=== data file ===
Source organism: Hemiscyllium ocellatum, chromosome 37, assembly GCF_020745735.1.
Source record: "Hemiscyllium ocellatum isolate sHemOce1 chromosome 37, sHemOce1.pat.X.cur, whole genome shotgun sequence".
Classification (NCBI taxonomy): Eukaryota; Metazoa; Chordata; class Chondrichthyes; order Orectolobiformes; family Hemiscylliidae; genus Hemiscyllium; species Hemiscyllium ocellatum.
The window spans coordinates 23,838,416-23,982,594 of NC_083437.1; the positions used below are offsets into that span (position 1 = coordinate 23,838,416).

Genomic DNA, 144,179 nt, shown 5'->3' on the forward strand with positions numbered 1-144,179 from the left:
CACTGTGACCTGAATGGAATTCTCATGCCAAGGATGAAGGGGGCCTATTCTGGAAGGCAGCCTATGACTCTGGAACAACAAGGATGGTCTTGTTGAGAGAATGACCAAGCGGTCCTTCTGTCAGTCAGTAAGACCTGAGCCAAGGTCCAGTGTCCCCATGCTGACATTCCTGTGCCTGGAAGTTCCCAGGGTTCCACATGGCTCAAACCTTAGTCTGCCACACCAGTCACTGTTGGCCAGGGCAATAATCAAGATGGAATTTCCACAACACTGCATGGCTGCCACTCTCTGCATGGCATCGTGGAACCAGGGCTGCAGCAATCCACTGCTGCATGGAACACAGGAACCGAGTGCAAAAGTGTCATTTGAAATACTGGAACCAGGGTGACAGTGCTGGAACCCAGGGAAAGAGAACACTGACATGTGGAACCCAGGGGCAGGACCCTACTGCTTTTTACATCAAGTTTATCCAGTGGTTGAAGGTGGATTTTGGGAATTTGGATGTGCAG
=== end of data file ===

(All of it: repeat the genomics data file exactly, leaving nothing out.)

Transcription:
Source organism: Hemiscyllium ocellatum, chromosome 37, assembly GCF_020745735.1.
Source record: "Hemiscyllium ocellatum isolate sHemOce1 chromosome 37, sHemOce1.pat.X.cur, whole genome shotgun sequence".
Classification (NCBI taxonomy): Eukaryota; Metazoa; Chordata; class Chondrichthyes; order Orectolobiformes; family Hemiscylliidae; genus Hemiscyllium; species Hemiscyllium ocellatum.
The window spans coordinates 23,838,416-23,982,594 of NC_083437.1; the positions used below are offsets into that span (position 1 = coordinate 23,838,416).

Genomic DNA, 144,179 nt, shown 5'->3' on the forward strand with positions numbered 1-144,179 from the left:
CACTGTGACCTGAATGGAATTCTCATGCCAAGGATGAAGGGGGCCTATTCTGGAAGGCAGCCTATGACTCTGGAACAACAAGGATGGTCTTGTTGAGAGAATGACCAAGCGGTCCTTCTGTCAGTCAGTAAGACCTGAGCCAAGGTCCAGTGTCCCCATGCTGACATTCCTGTGCCTGGAAGTTCCCAGGGTTCCACATGGCTCAAACCTTAGTCTGCCACACCAGTCACTGTTGGCCAGGGCAATAATCAAGATGGAATTTCCACAACACTGCATGGCTGCCACTCTCTGCATGGCATCGTGGAACCAGGGCTGCAGCAATCCACTGCTGCATGGAACACAGGAACCGAGTGCAAAAGTGTCATTTGAAATACTGGAACCAGGGTGACAGTGCTGGAACCCAGGGAAAGAGAACACTGACATGTGGAACCCAGGGGCAGGACCCTACTGCTTTTTACATCAAGTTTATCCAGTGGTTGAAGGTGGATTTTGGGAATTTGGATGTGCAG